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Top 5 Android Apps for Bird Watchers

written by: Steve McFarlane•edited by: Simon Hill•updated: 8/4/2010

Bird applications for Android phones afford bird watching enthusiasts the opportunity to carry a handy resource on bird songs and calls in their pockets, some even have photos on popular species. Here is some of the best bird watching software for your smartphone.

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    Bird watching can be a fun and relaxing way to spend leisure time in nature, but it is so much better when you can actually identify the birds on sight, or by the sounds they make. If you plan on going bird watching, try out some of this bird watching software for your Android phone.

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    Compared to most bird apps this piece of software is a treasure trove. BirdsUK offers a really great photo and audio guide to the most BirdsUK- Bird watching-Android app-pic common garden birds that can be observed in the UK. This bird software helps you to identify more than 50 species, as defined by the RSPB (Royal Society for the Protection of Birds). To supplement the information it provides, the app also has a link to Wikipedia where users can get additional information on species of interests. BirdsUK was a top iPhone bird watching app in the iTunes for about 3 months running and seems destined to fly away with the top bird watching app prize for Androids. You can get this for just 0.59p at

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    Bird Atlas Recording Software

    This is a neat app for ornithologists and bird watching enthusiast alike. It allows bird enthusiasts to log location specific information on the Bird Atlas-Ornithology software-orinthologist-pic species that was sighted using the devices GPS. The app has fields to record the location of the sighting, the date, species, sex and the number of birds that were seen. Whenever you are ready, you can export the data you have captured in the KML file format for use with Google Maps. The app is free and download links can be found at AppBrain.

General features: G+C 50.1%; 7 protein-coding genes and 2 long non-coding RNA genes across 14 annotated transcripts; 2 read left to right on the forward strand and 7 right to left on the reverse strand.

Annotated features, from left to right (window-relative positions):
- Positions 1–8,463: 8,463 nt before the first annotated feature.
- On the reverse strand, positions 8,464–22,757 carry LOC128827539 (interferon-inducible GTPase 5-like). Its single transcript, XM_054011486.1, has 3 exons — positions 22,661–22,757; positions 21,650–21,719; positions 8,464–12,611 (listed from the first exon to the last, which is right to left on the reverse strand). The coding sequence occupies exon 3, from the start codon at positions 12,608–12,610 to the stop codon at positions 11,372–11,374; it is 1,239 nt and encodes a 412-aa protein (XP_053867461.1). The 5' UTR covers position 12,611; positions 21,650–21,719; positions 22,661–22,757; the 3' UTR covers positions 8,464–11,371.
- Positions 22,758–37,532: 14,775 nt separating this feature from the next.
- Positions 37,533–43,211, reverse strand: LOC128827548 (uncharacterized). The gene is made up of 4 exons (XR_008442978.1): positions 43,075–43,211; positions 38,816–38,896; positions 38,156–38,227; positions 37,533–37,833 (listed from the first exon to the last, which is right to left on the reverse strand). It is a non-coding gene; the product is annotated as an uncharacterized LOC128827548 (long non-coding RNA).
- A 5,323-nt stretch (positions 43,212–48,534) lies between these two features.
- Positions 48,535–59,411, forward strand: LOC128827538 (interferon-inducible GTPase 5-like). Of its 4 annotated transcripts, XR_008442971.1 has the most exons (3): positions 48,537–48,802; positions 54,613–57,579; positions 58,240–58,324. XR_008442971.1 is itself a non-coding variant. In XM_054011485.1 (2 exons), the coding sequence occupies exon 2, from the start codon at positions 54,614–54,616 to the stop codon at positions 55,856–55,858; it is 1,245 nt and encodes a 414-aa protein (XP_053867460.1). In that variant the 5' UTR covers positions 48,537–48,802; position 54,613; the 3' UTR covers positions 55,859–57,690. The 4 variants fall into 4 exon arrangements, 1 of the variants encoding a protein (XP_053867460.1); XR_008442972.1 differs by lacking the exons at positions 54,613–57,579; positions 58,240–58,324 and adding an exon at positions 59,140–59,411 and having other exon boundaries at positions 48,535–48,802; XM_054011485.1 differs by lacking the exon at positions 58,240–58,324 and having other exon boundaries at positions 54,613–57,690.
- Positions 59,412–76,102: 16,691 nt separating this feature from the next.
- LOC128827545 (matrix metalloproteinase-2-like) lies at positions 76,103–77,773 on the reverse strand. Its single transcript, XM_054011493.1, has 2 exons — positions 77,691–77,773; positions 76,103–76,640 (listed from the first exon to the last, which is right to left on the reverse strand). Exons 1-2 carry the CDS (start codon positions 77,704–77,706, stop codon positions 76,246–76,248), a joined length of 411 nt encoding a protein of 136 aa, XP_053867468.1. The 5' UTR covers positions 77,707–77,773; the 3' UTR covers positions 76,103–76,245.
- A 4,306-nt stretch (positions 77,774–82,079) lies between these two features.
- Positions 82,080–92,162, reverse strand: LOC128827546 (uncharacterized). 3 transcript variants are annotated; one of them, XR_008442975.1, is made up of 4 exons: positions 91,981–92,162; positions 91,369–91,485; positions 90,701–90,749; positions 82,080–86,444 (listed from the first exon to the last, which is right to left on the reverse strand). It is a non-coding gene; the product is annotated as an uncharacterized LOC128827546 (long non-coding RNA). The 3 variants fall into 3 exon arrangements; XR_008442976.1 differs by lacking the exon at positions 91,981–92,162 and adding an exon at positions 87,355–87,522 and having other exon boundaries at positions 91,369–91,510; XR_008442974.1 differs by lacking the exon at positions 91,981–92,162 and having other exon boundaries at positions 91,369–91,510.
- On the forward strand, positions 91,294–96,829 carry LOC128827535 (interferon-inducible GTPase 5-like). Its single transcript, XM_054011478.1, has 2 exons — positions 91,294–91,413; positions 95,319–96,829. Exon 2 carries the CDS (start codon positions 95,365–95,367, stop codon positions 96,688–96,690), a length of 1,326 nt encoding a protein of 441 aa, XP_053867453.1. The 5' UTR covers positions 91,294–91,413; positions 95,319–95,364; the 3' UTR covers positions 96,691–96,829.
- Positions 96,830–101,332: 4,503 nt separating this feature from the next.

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    Bird Songs

    If you enjoy watching and listening to birds then perhaps you will want to have their pleasant calls and songs to serve as your ring toneBird songs-bird calls-birdcalls-bird songs-pics  as well. Bird Songs gets all its audio from field recordings, so you hear the birds in their natural habitat. As with most bird watching sound apps, this piece of software has a limited list of birdcalls and songs (12 in the initial release). Fortunately, the app allows for its files to be installed or moved to a SD card, so there will be lots of space to accommodate an expansion of the audio library. Free downloads of this app are available.

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    Audubon Birds - A Field Guide

    With more than 2,300 bird songs and calls, and more than 2,000 color photographs, this is a most resourceful bird watching Audubon-Bird Guide-bird software-pic software for your Android smartphone. Users pay a price for having all this information at their fingertips though, as many users complain of slow load times. However, if you can wait long enough for Aubon Birds to open, you will find detailed descriptions of more than 750 North American birds along with their calls, songs and photos. The app also comes at premium with a comparatively high asking price of $19.99. You can find a download link for the app at AndroidZoom.

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    Bird Song Sound Droid

    BirdSong was designed to help people learn how to identify certain birds by the calls and sounds the birds make. In fact, you can study the Bird song droid app-bird software-pic birdcalls using a play/shuffle mode and then quiz yourself with the random playback option. This app keeps its download size relatively small by offering a very limited number of audio files on some American birds. At the writing of this piece, the app had the names and sounds for only 27 American birds. The Bird Song Sound Droid can be downloaded from the Android Market, or you can find links on AppBrain.

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    These top apps offer a great way to identify and get interesting information on some popular species. While many apps are limited in the information they carry, some developers do update their apps with new species. Now, if only the apps could take a picture of the bird or record a sound of it and automatically identify the correct species. Wishful thinking? Maybe not.

    Image credit: Each image is the property of the respective app developer.